28thSun[C]2010

Fr. Charles Irvin

2 Kings 5:14-17; 2 Timothy 2:8-13; Luke 17:11-19

Naaman, the man we heard about in today’s first reading, was a great general from Damascus. He was accustomed to power — and to the pomp and circumstance that surrounds power. He contracted leprosy, and after searching around learned from a Jewish captive girl that a prophet in Israel, Eliseus by name, had the power to cure leprosy.

Naaman gathered up six thousand shekels of gold, ten talents of silver, and loads of other gifts, and set off with this fortune in a grand expedition to Israel in order to find Eliseus, meet him, and be cured.

After Naaman’s arrival in Israel Eliseus didn’t even come out to meet him. Rather Eliseus sent word by a messenger that Naaman should bathe seven times in the river Jordan. Naaman was incensed! Why should he bathe in the dirty little Jordan when back home there were the broad and sparkling rivers of Abana and Pharpar?!

Fortunately Naaman’s servants were honest with him. They pointed out that if Eliseus had demanded that Naaman perform some spectacular and difficult feat he would have jumped at the chance to do so. Why should Naaman object to doing something so ordinary as bathe in a river?

Naaman changed his mind, went ahead with the seven baths, and thereupon was cured. He was so impressed that he wanted to take a little bit of Israel back with him. Because he identified the deity with the place where he was cured, he carted loads of Israel’s dirt back home, built an altar to Yahweh, and was faithful to Him in worship from that point forward. Imagine the shock in Damascus when Naaman, the great and powerful general of the armies returned home with all of his gold, all of his trinkets, all of his splendid retinue, and two mu1e loads of Jewish dirt!

In the Gospel we just read we find Jesus curing ten lepers. It all happened so casually, so quietly… in such a humble and ordinary way. There was no fanfare, no pomp and circumstance, no spectacular and dazzling display of power. Jesus then goes on to quietly point out that only one person returned to give thanks to God emphasizeing that the one giving thanks was a non-Jew, a foreigner.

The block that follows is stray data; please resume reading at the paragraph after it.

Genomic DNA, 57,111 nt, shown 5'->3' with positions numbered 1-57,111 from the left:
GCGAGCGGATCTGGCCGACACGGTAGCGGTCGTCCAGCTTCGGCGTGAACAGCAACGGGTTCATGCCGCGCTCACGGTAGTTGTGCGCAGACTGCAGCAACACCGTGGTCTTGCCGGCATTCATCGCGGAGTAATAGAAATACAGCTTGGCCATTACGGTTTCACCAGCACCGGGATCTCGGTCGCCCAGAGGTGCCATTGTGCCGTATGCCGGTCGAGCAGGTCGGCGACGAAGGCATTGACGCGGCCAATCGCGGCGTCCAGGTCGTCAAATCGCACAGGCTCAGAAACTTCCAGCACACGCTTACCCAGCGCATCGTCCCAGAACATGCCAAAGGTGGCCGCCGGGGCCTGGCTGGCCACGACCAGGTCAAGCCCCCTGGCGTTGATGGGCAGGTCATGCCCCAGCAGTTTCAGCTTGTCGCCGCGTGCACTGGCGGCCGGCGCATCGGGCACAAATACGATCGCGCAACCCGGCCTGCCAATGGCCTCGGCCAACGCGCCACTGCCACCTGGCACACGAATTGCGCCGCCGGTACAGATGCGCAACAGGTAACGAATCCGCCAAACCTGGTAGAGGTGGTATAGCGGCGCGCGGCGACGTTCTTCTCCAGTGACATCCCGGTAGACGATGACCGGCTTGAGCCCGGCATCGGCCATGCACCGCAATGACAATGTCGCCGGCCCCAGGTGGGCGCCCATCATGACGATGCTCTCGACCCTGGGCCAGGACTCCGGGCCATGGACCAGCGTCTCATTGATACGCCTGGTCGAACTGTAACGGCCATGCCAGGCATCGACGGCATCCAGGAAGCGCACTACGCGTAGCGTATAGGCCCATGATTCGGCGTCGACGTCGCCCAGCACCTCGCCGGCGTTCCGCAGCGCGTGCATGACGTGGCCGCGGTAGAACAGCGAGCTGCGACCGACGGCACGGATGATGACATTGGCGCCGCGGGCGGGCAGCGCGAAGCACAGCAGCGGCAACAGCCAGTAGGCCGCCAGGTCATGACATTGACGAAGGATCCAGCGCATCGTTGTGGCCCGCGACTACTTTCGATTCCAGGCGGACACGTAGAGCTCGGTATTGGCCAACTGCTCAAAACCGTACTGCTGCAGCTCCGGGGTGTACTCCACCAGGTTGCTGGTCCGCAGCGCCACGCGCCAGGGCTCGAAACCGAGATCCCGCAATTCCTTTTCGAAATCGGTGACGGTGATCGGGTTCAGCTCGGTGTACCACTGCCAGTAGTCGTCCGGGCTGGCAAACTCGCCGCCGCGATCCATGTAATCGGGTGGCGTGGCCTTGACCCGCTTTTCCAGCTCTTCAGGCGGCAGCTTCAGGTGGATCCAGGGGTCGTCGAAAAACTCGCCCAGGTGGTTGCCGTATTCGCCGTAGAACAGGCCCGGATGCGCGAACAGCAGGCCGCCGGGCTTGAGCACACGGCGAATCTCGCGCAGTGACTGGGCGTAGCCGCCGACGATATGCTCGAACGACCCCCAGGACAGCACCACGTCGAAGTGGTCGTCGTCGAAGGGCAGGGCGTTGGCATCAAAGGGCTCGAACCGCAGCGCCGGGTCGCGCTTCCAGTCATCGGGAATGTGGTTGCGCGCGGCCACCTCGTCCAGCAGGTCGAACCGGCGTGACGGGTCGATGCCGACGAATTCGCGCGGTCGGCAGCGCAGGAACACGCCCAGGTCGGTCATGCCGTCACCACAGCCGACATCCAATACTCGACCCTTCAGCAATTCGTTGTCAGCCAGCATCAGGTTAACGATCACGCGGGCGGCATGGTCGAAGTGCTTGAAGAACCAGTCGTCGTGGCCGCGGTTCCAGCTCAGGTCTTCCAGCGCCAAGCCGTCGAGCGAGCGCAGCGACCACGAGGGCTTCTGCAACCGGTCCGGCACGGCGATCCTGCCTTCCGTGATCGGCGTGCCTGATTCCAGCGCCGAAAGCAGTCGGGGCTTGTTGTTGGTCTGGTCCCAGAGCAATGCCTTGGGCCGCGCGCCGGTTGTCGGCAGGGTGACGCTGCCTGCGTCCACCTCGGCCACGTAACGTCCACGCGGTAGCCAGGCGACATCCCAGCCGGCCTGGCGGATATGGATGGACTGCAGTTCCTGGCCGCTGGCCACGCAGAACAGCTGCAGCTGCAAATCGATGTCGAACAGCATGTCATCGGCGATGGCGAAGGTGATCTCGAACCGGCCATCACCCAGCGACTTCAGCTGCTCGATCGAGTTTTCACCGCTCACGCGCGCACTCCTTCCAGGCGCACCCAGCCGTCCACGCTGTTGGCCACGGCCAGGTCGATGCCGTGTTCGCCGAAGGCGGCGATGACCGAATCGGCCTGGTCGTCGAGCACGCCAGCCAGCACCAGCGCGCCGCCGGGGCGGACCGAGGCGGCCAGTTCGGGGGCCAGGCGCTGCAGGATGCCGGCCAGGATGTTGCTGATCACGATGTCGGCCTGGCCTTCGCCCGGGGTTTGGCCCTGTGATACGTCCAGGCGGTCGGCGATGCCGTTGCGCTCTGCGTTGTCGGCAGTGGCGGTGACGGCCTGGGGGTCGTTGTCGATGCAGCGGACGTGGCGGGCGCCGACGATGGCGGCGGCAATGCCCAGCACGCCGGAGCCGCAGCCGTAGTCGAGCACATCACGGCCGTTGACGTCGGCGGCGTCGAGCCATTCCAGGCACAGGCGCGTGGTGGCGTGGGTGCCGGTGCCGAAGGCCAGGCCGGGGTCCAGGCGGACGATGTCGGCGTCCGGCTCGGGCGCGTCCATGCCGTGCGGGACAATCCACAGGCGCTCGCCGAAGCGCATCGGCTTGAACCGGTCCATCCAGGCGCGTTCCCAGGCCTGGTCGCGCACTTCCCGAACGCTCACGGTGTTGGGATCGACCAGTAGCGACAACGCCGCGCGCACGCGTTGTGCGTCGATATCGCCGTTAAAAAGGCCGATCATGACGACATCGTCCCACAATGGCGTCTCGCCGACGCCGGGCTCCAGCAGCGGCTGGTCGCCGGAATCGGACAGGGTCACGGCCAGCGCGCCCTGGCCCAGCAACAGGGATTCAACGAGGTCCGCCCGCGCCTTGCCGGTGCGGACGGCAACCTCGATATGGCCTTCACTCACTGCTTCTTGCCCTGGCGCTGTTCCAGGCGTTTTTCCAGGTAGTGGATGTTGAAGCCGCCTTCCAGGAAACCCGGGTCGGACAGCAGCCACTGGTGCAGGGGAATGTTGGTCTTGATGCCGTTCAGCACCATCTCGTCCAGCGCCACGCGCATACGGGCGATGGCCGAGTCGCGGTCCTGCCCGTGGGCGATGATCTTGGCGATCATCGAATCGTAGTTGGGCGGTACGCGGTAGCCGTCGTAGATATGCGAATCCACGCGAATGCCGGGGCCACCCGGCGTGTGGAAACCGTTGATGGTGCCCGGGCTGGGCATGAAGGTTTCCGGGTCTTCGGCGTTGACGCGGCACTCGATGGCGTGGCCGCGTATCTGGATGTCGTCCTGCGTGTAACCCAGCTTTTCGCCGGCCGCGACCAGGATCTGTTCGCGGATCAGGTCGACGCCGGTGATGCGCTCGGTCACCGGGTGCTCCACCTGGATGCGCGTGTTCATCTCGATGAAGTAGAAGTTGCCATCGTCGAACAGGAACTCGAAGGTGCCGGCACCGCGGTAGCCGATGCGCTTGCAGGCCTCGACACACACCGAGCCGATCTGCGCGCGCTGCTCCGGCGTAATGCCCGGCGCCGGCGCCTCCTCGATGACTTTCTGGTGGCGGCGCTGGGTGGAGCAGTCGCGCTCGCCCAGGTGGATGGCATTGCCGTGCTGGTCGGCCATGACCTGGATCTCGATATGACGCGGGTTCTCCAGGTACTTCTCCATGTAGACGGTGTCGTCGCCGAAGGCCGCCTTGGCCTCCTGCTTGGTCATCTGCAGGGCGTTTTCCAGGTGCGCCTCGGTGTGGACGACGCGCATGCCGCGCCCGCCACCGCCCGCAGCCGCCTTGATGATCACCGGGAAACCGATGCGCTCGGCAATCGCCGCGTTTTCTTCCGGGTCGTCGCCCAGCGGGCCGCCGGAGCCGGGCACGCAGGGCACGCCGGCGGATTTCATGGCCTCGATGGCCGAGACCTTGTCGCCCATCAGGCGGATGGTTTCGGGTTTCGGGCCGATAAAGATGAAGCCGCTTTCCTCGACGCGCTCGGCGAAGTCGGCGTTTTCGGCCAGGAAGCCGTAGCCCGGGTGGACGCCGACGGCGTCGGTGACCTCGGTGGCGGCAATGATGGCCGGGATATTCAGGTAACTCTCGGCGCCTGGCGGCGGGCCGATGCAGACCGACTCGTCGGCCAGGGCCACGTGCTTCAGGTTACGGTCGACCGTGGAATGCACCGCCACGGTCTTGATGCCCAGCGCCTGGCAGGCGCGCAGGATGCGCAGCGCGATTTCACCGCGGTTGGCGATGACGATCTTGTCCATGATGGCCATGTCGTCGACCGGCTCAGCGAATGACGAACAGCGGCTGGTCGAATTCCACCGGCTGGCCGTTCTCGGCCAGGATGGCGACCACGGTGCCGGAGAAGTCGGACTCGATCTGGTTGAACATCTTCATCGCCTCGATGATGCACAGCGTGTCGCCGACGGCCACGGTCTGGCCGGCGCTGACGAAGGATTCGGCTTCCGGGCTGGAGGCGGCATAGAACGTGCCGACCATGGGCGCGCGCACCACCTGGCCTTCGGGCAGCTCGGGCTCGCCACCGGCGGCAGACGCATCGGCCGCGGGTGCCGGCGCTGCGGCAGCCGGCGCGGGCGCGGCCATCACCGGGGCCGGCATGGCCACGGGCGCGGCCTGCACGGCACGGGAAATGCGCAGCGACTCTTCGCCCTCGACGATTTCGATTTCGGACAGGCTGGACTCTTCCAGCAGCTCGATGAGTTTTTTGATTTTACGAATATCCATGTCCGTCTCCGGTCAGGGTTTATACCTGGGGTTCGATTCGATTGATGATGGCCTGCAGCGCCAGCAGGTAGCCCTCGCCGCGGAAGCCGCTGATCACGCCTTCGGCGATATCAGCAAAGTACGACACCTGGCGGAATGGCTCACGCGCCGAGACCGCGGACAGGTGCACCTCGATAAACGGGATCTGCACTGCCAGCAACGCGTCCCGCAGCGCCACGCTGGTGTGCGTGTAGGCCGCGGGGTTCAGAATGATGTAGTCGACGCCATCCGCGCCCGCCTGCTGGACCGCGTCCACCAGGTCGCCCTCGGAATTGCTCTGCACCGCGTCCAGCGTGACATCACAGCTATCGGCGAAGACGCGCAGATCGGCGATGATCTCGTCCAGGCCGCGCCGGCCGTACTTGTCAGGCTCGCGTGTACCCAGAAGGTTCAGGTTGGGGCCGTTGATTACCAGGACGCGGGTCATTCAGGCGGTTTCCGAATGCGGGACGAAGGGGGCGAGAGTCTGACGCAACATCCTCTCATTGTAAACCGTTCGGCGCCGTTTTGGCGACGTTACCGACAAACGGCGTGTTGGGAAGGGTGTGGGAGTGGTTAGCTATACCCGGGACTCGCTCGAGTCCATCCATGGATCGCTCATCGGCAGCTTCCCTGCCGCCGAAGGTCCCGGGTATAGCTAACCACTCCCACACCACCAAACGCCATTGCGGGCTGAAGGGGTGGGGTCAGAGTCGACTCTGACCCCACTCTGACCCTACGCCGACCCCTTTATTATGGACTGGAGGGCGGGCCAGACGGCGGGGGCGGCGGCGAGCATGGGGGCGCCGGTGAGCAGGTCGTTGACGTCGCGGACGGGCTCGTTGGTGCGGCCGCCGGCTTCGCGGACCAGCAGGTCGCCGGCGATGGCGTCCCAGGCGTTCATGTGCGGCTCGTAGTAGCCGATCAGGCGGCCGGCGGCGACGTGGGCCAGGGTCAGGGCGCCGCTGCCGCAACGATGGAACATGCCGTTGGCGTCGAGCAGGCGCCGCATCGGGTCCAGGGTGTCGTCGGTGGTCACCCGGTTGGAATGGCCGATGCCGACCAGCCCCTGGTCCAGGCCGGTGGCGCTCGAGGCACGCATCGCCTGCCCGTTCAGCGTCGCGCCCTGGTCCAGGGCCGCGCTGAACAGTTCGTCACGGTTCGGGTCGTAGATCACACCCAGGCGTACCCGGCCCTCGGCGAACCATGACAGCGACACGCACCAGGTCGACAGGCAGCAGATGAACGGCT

The question put to us today is: Do we realize the hidden power of God at work in our lives? In the lives of our friends? In the ones we know and who are close us…or in our acquaintances? Some tell us that God is dead, that He doesn’t matter, or doesn’t care about us, because they cannot see spectacular proof of His power.

You and I are often so busy, so concerned with our selves, with our careers, with our projects, and so forth, that we don’t have eyes to see and ears to hear God in our lives. We don’t realize what is happening because we don’t have the proper perspective. That’s why Jesus cried out: “He who has ears to hear, let him hear! He who has eyes to see, let him see!”

There is leprosy all around us. It’s found in modern day lepers who are outcasts, who are considered to be unclean, who are looked down upon as unclean, dirty, or good for nothing. There is a spiritual leprosy in our materialistic America, in our militaristic America, and in our selfish America. There is plenty of sin, with its scarring effects, for us to see. But all too often we get fixated on the sickness in our society. All we can see is the evil… and we ignore the people who suffer from its leprosy. 

In such moments we can fail to see the Lord… the Christ… at work among us. We look for some grand revolution, some spectacular cure, some gigantic power play, just as Naaman did. Some around us even claim that God is irrelevant, and that Jesus Christ is a myth.  Some of us even begin to lose track of what it means to be a Christian in a world such as ours.

Yet, for those who are willing to look, there are people among us who are. There are those among us who, like Eliseus, are filled with healing power from the Spirit of God. They bring healing to our hearts and souls. They are working among us in very ordinary, very quiet, very humble, yet very thorough ways to cure men and women of spiritual leprosy.